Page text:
As Michael Bloomberg hit the campaign trail on Tuesday, another contender in the moderate lane, Pete Buttigieg, surged into second place in the Democratic nomination race according to a new poll.
The Quinnipiac national poll put the 37-year-old mayor of South Bend, Indiana, on 16 percent, trailing Joe Biden but leapfrogging progressive candidates Elizabeth Warren and Bernie Sanders.
Billionaire Bloomberg, who entered the contest to win the Democratic nomination on Sunday, was tied for the fifth spot on three percent alongside Kamala Harris and Amy Klobuchar.
Buttigieg up, Warren slumps
The rise of Buttigieg in the Quinnipiac survey – from 10 percent on October 24 to 16 percent now – mirrors the recent polling trend, which has seen the Afghanistan veteran jump to the top of the field in the first nominating state of Iowa and move into the top tier in New Hampshire.
Biden remains steady on 24 percent, but the other big mover is Warren, the Massachusetts senator under pressure over her Medicare-for-all healthcare proposal. After steady momentum over recent months, the new poll shows her slumping from 28 percent in October to 14 percent.
The poll indicates an increasing dislike for Medicare-for-all: 36 percent told Quinnipiac it is a good idea (down from 43 in October), while 52 percent said it's bad (up from 45).
"Biden is back on top of the pack, but now there is a 3-way race for second," Quinnipiac University Polling Analyst Tim Malloy said in a statement. "Buttigieg has broken into the top tier, apparently at the expense of Warren, who has taken a dive after being hammered for being too far left on health care and other issues."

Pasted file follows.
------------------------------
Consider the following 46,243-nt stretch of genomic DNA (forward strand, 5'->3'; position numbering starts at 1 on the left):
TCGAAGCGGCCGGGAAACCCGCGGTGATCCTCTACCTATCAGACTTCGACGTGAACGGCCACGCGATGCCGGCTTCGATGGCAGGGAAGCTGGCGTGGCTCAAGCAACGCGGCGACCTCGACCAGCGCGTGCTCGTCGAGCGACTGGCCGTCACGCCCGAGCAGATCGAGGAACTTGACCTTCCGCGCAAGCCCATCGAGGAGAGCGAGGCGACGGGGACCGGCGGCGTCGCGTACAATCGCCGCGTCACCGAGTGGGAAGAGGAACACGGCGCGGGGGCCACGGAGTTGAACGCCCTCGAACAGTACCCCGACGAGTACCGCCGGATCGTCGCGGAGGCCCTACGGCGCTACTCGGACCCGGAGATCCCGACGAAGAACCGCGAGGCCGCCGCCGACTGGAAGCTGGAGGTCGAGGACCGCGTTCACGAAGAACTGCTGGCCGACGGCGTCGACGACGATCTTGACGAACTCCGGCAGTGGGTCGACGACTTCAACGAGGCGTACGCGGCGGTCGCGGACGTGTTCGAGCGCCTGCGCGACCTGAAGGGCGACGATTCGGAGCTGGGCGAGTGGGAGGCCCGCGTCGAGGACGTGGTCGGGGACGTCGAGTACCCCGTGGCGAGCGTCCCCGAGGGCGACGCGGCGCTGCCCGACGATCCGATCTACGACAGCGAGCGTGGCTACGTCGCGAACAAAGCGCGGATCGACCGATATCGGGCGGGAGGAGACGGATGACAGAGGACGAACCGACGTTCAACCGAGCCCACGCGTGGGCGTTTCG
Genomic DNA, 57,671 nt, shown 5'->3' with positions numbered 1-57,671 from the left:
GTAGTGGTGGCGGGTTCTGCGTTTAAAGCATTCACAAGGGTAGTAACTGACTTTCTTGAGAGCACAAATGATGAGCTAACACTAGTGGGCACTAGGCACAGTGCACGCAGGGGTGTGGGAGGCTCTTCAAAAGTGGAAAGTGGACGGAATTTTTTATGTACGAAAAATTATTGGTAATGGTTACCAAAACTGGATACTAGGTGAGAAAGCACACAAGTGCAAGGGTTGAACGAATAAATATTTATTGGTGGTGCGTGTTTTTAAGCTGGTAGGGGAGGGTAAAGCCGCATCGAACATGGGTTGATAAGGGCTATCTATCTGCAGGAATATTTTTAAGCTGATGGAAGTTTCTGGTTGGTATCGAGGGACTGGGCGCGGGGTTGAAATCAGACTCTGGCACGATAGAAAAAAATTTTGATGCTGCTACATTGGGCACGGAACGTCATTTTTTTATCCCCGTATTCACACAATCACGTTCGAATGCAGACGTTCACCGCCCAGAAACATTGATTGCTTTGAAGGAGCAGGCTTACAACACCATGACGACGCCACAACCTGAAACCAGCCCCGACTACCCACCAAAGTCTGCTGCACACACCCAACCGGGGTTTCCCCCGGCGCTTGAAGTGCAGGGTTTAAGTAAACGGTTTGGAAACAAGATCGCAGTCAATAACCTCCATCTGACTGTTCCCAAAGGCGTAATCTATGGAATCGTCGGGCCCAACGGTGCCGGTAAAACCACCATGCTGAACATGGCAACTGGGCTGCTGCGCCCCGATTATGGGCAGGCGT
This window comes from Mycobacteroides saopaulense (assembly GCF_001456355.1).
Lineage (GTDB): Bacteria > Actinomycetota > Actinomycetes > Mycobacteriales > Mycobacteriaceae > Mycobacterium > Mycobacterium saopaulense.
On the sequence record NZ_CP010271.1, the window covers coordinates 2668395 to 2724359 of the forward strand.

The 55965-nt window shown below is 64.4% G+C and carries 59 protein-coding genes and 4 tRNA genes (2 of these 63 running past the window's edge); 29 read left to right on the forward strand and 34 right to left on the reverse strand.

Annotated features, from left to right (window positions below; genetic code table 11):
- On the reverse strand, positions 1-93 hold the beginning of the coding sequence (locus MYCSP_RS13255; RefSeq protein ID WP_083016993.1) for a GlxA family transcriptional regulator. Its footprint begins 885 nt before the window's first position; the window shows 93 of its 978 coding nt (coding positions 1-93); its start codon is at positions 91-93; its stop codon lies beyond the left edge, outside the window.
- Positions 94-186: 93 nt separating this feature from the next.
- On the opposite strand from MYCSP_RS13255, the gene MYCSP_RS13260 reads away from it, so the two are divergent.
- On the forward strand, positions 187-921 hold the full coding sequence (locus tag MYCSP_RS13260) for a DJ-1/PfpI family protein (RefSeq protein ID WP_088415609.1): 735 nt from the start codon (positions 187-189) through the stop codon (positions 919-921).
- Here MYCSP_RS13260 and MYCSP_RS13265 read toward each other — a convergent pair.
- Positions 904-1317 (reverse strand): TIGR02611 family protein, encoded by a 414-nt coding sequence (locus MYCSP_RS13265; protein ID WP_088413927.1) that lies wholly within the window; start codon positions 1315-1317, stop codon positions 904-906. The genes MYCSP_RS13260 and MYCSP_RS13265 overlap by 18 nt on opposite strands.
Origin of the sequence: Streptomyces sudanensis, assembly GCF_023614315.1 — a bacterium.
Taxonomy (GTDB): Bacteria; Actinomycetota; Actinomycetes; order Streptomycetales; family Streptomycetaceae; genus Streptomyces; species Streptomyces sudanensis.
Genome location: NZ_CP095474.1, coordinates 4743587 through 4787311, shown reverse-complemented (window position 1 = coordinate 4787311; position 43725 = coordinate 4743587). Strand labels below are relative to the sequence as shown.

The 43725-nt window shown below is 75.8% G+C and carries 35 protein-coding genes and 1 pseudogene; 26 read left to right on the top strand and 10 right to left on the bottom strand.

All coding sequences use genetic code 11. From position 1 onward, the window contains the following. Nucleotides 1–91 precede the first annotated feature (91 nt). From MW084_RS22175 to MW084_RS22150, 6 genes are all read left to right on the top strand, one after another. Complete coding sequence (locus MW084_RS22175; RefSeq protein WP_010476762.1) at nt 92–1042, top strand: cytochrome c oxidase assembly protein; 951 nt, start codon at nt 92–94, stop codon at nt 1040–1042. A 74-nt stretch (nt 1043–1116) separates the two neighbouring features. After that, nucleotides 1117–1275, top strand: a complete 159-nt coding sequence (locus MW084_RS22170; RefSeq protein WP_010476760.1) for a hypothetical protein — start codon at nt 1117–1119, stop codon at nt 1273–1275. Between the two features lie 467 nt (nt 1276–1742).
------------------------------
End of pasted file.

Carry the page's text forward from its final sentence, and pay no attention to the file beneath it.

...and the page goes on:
However, in the FiveThirtyEight weighted average of national polls, Biden holds a nine-point advantage over Warren, who is marginally ahead of Sanders. Buttigieg, despite his climb in recent polls, sits in fourth place on 9.2 percent a little over two months before the Iowa caucuses.
Bloomberg campaigns in Arizona
The Quinnipiac poll offers mixed news for 77-year-old Bloomberg, who, on Tuesday, said he would release his tax returns without specifying how many years of records would be made public.
The founder of Bloomberg LP has an extremely narrow path to the nomination and starts from a low base, but three percent in the Quinnipiac poll puts him on a par with second-tier candidates Harris and Klobuchar and ahead of Cory Booker, who is struggling to meet the polling threshold to make it onto the Democratic debate stage in December.
Bloomberg sharply contrasted his views with those of President Donald Trump on the campaign trail in Arizona on Tuesday, telling an audience at a Mexican restaurant near Phoenix that the U.S. needs "an awful lot more immigrants rather than less."
The former New York City mayor's choice of campaign state also indicated a break from the strategies of rivals for the Democratic nomination. Arizona is rarely a target for the party's presidential hopefuls, but AP reported that Bloomberg believes it is crucial to the general election.
It's one of four states he will spend 100 million U.S. dollars on online advertising attacking Trump, according to AP, and one of five where his campaign will focus on registering voters.
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